By Naidelly Coelho
Interim Asst. News Editor
Framingham State has been recognized for the 11th year by The Princeton Review for its sustainability efforts and Climate Action Plan.
In a press release on the FSU website, Rob Frene, editor-in-chief of The Princeton Review, said, “Framingham State demonstrates an exemplary commitment to sustainability and to green practices - and it offers excellent academic programs.”
President Nancy Niemi said she is very proud of the University for being recognized by The Princeton Review.
“The Plan and its 15 actions are very important to me as part of our work as an institution of higher education that is committed to the elimination of carbon emissions from higher education campuses and infusion of sustainability into the curriculum and operation of the campus,” she said.
Megan Mayer, campus sustainability coordinator and professor of nutrition and health studies, said, “The Princeton Review looks at what the school is doing in the Dining Commons to make our dining operations more sustainable, and what kinds of research faculty are doing on campus that focus on sustainability.”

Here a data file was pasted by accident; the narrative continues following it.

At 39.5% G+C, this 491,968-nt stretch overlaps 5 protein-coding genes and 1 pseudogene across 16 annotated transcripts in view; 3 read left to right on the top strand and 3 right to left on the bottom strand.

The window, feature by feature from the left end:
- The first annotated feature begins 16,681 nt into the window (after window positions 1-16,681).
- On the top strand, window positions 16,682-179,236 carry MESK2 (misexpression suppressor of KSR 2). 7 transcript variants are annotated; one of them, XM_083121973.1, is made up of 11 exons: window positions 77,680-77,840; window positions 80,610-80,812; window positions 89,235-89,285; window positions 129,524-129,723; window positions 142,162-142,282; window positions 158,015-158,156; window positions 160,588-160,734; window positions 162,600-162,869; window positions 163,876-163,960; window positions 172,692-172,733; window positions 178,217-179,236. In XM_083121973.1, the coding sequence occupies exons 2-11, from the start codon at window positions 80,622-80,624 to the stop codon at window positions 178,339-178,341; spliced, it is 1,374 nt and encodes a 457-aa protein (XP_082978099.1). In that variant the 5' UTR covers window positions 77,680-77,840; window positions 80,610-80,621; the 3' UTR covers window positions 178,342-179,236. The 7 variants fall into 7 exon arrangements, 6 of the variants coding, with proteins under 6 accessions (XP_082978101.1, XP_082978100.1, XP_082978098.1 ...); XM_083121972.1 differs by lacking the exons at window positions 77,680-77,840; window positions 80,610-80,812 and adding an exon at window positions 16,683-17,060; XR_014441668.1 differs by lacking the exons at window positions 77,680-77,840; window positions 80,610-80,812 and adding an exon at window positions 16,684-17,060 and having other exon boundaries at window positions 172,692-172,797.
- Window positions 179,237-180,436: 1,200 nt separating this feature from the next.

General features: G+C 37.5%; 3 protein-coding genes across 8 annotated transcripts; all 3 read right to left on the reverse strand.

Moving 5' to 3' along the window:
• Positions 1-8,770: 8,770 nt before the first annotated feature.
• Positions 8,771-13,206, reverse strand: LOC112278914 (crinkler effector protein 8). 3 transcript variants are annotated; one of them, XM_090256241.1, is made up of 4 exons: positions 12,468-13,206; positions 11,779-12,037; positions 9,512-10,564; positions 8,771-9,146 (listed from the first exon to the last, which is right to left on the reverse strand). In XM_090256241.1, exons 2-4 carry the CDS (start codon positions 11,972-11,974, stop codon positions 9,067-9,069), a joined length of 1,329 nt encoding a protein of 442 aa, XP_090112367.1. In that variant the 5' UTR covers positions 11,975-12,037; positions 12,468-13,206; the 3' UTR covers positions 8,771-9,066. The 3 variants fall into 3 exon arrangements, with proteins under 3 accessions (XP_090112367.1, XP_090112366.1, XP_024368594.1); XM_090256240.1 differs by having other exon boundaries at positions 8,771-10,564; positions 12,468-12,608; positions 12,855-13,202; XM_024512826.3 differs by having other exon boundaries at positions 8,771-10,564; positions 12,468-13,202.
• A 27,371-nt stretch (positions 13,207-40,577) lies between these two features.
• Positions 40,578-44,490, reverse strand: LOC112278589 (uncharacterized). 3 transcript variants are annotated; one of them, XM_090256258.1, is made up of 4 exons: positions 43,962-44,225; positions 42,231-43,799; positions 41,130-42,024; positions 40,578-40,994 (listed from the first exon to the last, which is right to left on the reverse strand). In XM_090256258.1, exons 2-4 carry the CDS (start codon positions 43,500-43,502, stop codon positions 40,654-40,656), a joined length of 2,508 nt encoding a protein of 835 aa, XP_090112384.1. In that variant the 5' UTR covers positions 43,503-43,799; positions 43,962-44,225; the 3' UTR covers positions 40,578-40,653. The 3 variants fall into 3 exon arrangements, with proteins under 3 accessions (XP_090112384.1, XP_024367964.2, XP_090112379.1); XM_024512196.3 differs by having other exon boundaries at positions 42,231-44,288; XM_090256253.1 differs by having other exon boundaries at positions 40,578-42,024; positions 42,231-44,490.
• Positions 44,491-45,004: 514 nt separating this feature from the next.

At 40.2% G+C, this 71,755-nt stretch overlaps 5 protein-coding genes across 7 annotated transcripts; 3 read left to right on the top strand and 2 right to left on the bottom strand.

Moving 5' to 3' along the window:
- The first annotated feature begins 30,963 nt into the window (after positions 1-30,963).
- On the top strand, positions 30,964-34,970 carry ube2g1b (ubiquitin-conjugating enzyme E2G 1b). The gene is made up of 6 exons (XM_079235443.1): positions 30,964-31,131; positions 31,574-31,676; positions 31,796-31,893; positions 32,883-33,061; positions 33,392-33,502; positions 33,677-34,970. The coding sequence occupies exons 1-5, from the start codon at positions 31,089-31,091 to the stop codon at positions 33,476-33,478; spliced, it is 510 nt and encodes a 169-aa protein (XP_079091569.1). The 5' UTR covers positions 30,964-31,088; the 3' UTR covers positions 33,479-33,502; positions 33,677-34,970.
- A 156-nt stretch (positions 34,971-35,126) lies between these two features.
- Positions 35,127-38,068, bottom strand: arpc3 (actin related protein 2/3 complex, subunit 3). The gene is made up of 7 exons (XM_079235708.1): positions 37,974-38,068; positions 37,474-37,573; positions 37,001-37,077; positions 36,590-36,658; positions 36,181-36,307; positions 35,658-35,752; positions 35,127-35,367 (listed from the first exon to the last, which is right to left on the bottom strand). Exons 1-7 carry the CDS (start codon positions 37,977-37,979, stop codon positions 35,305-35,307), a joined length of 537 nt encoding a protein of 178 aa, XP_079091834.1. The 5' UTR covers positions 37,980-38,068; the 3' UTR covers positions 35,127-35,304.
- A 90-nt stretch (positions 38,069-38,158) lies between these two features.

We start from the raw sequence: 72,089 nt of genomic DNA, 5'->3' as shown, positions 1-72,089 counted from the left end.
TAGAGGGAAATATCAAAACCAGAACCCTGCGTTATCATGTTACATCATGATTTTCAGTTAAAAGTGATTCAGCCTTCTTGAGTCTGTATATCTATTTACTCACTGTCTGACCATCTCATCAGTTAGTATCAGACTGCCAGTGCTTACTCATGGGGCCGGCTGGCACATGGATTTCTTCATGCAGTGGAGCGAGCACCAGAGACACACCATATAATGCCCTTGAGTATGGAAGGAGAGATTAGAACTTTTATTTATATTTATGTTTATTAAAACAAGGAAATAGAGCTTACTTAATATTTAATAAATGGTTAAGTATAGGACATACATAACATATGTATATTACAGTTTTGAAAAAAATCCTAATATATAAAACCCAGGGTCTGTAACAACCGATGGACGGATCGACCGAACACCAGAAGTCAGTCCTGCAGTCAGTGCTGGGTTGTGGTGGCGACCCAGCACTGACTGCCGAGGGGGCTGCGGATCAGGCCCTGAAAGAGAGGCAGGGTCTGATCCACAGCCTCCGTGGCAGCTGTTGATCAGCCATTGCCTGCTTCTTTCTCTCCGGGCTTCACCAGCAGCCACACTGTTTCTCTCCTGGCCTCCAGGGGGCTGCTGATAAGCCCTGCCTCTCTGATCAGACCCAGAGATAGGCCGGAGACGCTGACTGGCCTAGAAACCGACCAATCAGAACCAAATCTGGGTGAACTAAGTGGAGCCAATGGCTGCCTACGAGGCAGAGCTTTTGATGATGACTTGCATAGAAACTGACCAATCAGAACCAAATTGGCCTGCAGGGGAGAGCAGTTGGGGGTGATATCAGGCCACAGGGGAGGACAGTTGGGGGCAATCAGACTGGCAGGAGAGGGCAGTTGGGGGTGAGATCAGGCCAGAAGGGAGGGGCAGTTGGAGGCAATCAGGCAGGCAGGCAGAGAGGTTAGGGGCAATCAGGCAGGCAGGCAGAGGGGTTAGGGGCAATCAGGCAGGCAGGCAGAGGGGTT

She said The Princeton Review uses this information and additional criteria to determine if the school earns a spot in the list.
Framingham State’s Climate Action Plan (CAP) is updated every year by a sustainability coordinator who comes up with ways to better the campus and the community, according to FSU’s website.
Mayer said the CAP was developed to make changes in certain aspects of the campus community in order to support sustainability and environmental conservation, educate members of the campus community about these issues, and promote climate justice.
This year’s Climate Action Plan was written by Mayer.
“We approach such problems - including the climate crisis, biodiversity loss, changes in land system use, and rising social inequality and conflict - through the natural and social sciences as well as considerations of justice and ethics,” according to the FSU website.
Carl Hakansson, environment, society & sustainability professor and a former University sustainability coordinator, said the CAP consists of different components, including the physical changes the University can make, policy, and curriculum.
The CAP also emphasizes reducing carbon dioxide emissions and energy use as well as new policies intended to create a sustainable and healthy environment for the campus community.